Noise dosimeter are closely related to the radiation dosimeters that are used, for example, by workers in nuclear power plants: they are worn on the body and say something about how much noise a person has been exposed to over a long period of time. The sound level is continuously measured and virtually added up; the result is usually in the unit Pa2 · h. Modern noise dosimeters are very small and can be carried on the shoulder, for example. Since they do not require cables or the like, the integrity of the device is always guaranteed.

A noise dosimeter ('doseBadge') from Pulsar Instruments Plc.

Source: Pulsar Instruments Plc



In terms of application, there is a need for a measurement resolution that is an order of magnitude better than that of the limit values ​​of interest, i.e. 0.1 dB. This results in a required accuracy of ± 0.05 dB. In relation to the hearing ability of the human ear, an accuracy of 1 dB would in principle be sufficient.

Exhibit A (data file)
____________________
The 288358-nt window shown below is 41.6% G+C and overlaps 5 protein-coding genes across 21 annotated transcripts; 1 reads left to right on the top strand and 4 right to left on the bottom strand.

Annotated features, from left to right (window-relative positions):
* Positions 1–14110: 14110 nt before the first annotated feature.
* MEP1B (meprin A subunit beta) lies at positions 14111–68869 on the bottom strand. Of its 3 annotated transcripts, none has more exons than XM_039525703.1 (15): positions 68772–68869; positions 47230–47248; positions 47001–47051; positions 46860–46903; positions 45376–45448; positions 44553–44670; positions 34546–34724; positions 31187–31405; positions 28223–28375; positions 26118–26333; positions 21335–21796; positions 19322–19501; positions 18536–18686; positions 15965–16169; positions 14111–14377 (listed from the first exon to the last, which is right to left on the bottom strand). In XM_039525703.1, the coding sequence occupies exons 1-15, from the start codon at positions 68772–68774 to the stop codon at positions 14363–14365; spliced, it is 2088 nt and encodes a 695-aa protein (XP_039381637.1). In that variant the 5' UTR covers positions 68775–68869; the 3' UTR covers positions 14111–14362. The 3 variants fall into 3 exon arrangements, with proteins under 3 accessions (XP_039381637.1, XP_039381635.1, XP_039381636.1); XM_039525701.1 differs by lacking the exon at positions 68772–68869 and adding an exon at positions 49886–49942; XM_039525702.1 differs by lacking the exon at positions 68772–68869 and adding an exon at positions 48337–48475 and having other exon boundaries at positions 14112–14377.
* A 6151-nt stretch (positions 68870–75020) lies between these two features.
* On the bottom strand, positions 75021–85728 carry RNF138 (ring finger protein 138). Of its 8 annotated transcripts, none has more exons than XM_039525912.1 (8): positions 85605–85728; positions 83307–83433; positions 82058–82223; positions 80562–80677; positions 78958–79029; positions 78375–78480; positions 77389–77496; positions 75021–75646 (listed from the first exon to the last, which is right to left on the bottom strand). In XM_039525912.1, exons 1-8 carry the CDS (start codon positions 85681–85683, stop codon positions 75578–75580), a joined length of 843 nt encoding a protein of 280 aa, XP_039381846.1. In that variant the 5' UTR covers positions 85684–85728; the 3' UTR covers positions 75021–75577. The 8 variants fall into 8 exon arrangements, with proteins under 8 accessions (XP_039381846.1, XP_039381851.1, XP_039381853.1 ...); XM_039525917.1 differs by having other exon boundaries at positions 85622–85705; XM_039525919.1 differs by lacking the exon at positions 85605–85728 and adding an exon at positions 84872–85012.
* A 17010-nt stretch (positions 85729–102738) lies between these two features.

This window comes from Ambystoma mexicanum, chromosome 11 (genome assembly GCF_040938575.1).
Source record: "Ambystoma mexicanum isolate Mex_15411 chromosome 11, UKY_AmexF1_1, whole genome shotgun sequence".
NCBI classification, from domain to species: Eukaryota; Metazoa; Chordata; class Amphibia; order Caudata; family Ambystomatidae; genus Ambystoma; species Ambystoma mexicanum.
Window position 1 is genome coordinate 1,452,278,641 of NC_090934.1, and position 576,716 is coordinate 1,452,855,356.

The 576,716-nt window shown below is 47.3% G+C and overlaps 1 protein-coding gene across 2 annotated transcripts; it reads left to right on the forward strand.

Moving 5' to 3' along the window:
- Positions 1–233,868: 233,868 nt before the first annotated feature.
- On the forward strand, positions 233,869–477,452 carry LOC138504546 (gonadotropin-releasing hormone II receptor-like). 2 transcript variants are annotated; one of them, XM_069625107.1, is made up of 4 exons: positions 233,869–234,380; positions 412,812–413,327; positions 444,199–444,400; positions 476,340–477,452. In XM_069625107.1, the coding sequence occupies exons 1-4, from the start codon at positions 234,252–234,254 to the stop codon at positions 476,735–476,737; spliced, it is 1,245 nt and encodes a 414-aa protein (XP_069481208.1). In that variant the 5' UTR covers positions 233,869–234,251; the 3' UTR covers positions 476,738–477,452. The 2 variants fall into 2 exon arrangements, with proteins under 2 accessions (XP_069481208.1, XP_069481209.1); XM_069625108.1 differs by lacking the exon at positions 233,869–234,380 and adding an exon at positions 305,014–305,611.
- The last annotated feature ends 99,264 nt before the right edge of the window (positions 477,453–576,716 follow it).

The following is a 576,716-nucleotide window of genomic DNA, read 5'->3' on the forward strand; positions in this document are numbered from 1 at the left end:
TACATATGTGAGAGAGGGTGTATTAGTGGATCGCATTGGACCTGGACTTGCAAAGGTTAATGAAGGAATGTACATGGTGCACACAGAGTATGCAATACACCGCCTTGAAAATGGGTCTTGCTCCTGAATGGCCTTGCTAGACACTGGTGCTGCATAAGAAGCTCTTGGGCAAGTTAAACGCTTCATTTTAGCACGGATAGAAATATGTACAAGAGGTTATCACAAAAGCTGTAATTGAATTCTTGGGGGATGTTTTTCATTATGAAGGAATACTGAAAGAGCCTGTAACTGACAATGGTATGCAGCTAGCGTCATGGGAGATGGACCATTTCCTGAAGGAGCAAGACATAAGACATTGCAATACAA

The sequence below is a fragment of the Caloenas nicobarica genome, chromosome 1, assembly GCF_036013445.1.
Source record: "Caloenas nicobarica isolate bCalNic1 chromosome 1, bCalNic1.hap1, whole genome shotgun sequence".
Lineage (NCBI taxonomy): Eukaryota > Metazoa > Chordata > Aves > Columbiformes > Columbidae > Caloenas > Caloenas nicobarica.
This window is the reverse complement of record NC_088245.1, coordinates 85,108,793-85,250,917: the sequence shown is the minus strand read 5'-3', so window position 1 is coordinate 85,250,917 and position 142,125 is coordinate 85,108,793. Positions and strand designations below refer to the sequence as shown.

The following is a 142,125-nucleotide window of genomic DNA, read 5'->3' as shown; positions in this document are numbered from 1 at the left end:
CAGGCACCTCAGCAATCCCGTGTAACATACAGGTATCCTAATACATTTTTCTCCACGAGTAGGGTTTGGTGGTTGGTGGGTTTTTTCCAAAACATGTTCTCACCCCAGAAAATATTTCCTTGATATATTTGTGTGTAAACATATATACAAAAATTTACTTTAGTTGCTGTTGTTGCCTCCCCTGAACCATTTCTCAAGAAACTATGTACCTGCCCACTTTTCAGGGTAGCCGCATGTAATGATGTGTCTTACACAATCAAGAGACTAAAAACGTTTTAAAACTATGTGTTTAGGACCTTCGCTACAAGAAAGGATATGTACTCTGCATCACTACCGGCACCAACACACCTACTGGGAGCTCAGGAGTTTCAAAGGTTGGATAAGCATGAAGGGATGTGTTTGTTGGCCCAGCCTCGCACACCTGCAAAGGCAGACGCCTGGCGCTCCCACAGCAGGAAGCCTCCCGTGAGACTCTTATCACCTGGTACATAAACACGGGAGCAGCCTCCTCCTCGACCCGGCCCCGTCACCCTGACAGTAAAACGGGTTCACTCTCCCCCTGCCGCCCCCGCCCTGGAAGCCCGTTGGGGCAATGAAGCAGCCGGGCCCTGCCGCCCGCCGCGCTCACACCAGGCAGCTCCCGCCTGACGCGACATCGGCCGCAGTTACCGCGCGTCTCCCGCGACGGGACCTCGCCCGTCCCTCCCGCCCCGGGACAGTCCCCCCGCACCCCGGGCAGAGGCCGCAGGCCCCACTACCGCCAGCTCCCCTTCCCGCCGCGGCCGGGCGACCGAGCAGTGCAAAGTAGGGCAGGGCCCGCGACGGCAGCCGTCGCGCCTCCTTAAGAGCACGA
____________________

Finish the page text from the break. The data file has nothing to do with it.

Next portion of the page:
There are two important values ​​in determining the accuracy of sound level meters:

  • (Amplitude) frequency response: Deviation from the measured to the true sound level depending on the frequency. The values ​​in the frequency range from 20 Hz to 20 kHz are important.

  • Dynamics: Deviation from the measured to the true sound level at a certain frequency depending on the volume. The dynamics are only good in a certain interval (usually 100 - 120 dB). The lower limit of this range is where the signal noise, which is always present for technical reasons, drowns out the useful signal, and its upper limit is where overloading of the recording device leads to signal distortion (overdrive, also known from the hi-fi sector).

The measuring devices themselves are divided into two classes, which are regulated in the standard of the 'International Electrotechnical Comission' IEC 61672. Class 1, which is used in the laboratory and in the field, must be able to measure a wider frequency spectrum more precisely than class 2, which is mainly used for less specialized matters in the field, i.e. the requirements are higher.


The measurement

With regard to the measurement process itself, three things are essential:

  • The measuring device requires a correct and regularly repeated calibration. This must be traceable to a primary standard in an uninterrupted chain.

  • The measurement method itself must be standardized, ideally internationally by a corresponding standardization organization.